All public health officials have continued to indicate that venison is safe for human consumption. However, hunters who wish to take additional steps to avoid potential unnecessary contact with prions or environmental contamination can:

  • Avoid shooting, handling, or consuming any animal that appears sick. Contact the Mississippi Department of Wildlife, Fisheries, and Parks (MDWFP) at 601-432-2400 if you see or harvest an animal that appears sick.
  • Wear latex gloves when field dressing or processing deer.
  • Avoid eating, or contact with, brain, spinal cord, spleen, lymph nodes, or eyes.
  • Cut through the spinal cord only when removing the head. Use a knife designated solely for this purpose.
  • Bone out meat to avoid cutting into or through bones. Remove all fat and connective tissue to avoid lymph nodes.
  • Dispose of all carcass material, including the head, in a landfill or pit dug for carcass disposal purposes.
  • Either process your animal individually, or request that it be processed individually, without meat from other animals being added to meat from your animal.
  • Disinfect knives and other processing equipment in a 50% bleach solution for a minimum of one hour.

The MDWFP, in cooperation with the Mississippi Board of Animal Health (MBAH) and the USDA, has implemented plans for target animal surveillance. A target animal is one that exhibits the clinical symptoms of CWD previously discussed. These target animals should be reported to the local county conservation officer who has been trained to properly handle them and coordinate their transport to the appropriate laboratory to determine if they are infected with CWD. Most deer exhibiting symptoms of CWD are actually suffering from other diseases common to white-tailed deer in Mississippi. Malnutrition disease, bluetongue, brain abscesses, and other conditions may cause some of the same symptoms. However, due to the seriousness of CWD and the importance of early detection and control, it is necessary to test target animals for infection. Hunters who encounter potential target animals should contact the local county conservation officer before any further action is taken. The ability to diagnose disease is dependent on quick reporting because deer carcasses deteriorate rapidly in Mississippi’s climate.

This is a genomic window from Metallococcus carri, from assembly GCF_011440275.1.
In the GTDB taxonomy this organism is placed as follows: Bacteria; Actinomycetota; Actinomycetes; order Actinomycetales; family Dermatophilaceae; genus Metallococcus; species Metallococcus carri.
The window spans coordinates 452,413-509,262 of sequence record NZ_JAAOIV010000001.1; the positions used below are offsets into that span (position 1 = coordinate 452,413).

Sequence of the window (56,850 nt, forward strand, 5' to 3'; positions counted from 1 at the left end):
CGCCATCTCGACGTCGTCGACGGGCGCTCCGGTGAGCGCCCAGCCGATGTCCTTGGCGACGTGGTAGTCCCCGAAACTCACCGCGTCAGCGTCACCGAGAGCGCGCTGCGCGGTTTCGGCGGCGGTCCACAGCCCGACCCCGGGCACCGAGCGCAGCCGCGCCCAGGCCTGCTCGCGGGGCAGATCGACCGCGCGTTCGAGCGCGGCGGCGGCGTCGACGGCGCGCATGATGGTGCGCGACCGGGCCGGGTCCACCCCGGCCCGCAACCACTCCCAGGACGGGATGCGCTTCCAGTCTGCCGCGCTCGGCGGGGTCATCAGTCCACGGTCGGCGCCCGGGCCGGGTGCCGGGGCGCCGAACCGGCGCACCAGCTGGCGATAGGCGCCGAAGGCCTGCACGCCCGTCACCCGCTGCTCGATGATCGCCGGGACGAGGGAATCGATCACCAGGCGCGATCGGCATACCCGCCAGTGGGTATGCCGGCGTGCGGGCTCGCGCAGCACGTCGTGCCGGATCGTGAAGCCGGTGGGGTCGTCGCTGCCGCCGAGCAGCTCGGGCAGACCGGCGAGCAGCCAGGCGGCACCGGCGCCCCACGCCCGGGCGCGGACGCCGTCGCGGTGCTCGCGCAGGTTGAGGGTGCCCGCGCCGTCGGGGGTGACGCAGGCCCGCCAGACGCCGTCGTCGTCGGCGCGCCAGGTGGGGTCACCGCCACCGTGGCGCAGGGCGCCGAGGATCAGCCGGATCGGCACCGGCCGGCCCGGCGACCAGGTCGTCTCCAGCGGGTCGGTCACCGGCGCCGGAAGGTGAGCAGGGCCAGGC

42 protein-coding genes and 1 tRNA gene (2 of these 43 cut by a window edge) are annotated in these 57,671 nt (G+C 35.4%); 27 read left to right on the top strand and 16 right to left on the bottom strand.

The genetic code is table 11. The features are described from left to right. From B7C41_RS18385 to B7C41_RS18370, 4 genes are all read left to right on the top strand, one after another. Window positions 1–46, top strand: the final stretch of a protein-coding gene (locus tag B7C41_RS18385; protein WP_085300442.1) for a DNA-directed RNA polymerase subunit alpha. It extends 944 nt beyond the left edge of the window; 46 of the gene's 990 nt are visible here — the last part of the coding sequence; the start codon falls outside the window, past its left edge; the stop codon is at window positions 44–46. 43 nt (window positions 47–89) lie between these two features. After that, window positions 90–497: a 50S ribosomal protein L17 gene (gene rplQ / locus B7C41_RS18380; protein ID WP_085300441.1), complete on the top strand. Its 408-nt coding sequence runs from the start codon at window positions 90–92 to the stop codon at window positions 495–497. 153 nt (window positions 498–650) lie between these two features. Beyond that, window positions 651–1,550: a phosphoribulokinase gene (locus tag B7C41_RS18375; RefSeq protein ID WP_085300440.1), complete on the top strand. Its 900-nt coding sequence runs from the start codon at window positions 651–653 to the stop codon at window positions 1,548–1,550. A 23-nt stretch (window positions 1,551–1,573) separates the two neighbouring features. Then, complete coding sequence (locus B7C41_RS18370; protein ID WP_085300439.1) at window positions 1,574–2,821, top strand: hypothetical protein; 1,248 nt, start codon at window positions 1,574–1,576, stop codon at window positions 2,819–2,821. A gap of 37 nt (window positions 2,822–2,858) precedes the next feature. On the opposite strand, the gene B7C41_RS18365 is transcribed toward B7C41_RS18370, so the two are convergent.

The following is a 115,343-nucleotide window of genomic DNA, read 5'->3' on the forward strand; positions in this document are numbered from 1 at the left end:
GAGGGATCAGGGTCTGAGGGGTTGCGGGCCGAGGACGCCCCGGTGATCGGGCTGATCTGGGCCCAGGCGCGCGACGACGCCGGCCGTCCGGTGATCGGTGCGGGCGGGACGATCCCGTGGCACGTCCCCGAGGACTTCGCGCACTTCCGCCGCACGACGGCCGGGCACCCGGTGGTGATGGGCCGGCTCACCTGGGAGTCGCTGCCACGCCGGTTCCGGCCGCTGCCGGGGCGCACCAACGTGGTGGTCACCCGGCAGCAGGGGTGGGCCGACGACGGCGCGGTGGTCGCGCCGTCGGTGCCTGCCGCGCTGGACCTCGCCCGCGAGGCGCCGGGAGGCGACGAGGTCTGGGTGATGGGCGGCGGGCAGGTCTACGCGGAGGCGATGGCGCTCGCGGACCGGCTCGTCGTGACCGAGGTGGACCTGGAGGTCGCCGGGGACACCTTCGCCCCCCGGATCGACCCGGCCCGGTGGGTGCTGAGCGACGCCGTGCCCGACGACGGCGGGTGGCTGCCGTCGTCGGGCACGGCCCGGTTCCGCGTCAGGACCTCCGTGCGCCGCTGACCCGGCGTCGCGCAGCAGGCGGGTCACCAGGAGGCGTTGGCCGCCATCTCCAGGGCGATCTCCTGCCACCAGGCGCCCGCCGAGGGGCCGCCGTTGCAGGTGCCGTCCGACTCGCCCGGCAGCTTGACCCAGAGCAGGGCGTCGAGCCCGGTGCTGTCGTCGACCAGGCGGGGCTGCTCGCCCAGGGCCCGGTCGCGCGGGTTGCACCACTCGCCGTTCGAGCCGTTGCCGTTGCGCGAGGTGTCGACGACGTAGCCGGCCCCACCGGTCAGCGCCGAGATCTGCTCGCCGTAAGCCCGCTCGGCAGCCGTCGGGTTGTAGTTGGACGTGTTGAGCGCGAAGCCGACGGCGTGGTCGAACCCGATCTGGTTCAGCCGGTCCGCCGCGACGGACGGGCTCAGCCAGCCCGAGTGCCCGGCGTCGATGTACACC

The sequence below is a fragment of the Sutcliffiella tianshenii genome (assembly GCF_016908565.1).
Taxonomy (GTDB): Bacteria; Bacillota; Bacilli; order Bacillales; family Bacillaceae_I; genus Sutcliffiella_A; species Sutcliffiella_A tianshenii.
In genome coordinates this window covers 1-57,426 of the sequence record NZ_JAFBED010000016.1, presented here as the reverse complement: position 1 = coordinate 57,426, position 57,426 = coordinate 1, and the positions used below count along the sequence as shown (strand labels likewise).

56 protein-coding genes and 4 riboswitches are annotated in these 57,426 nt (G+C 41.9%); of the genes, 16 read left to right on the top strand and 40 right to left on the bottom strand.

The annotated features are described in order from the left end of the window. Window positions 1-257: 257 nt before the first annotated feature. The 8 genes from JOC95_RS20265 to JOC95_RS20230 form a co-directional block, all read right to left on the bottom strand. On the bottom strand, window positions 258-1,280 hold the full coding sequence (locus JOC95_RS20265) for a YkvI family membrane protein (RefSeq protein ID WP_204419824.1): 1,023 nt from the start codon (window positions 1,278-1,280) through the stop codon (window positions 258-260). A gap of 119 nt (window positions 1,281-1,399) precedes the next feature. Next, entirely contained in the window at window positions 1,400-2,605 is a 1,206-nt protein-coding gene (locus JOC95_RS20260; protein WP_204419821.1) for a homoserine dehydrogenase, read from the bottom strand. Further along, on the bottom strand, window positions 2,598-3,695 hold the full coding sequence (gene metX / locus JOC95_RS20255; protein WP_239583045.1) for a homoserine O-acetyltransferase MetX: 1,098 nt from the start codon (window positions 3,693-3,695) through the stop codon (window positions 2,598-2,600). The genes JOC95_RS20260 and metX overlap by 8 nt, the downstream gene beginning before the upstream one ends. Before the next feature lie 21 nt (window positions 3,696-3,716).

In addition to target animal surveillance, MDWFP is also cooperating with MBAH and USDA to implement routine CWD testing of deer during the fall and winter of 2002-03 on a statewide basis. The goal for this upcoming monitoring period is to test 1,000 deer. Routine testing will involve Mississippi hunters in this critical disease monitoring effort. Hunters throughout the state may be asked to voluntarily submit the heads of harvested deer for CWD testing. It is expected that most of these samples will come from wildlife management areas and Deer Management Assistance Program cooperators.

The issues associated with CWD are rapidly changing. When the disease was first identified over 30 years ago, words like control and eradication were never mentioned. Today, aggressive measures are being employed to combat its further spread. Wisconsin, Colorado, and Wyoming are currently trying to reduce, if not eliminate, local deer populations in infected areas. Furthermore, Wisconsin has imposed a statewide ban on all artificial supplemental feeding and baiting in an attempt to keep CWD from spreading throughout the state’s deer herd. Other states have implemented rules prescribing legal methods for transporting hunter trophies within or through their states.

One way that Mississippi hunters can support the fight against the spread of CWD is by properly disposing of deer carcasses by burying. Another is to voluntarily discontinue baiting and feeding which unnaturally concentrate deer.

Anyone interested in finding additional accurate information and following the latest developments related to CWD can access the website of the CWD Alliance at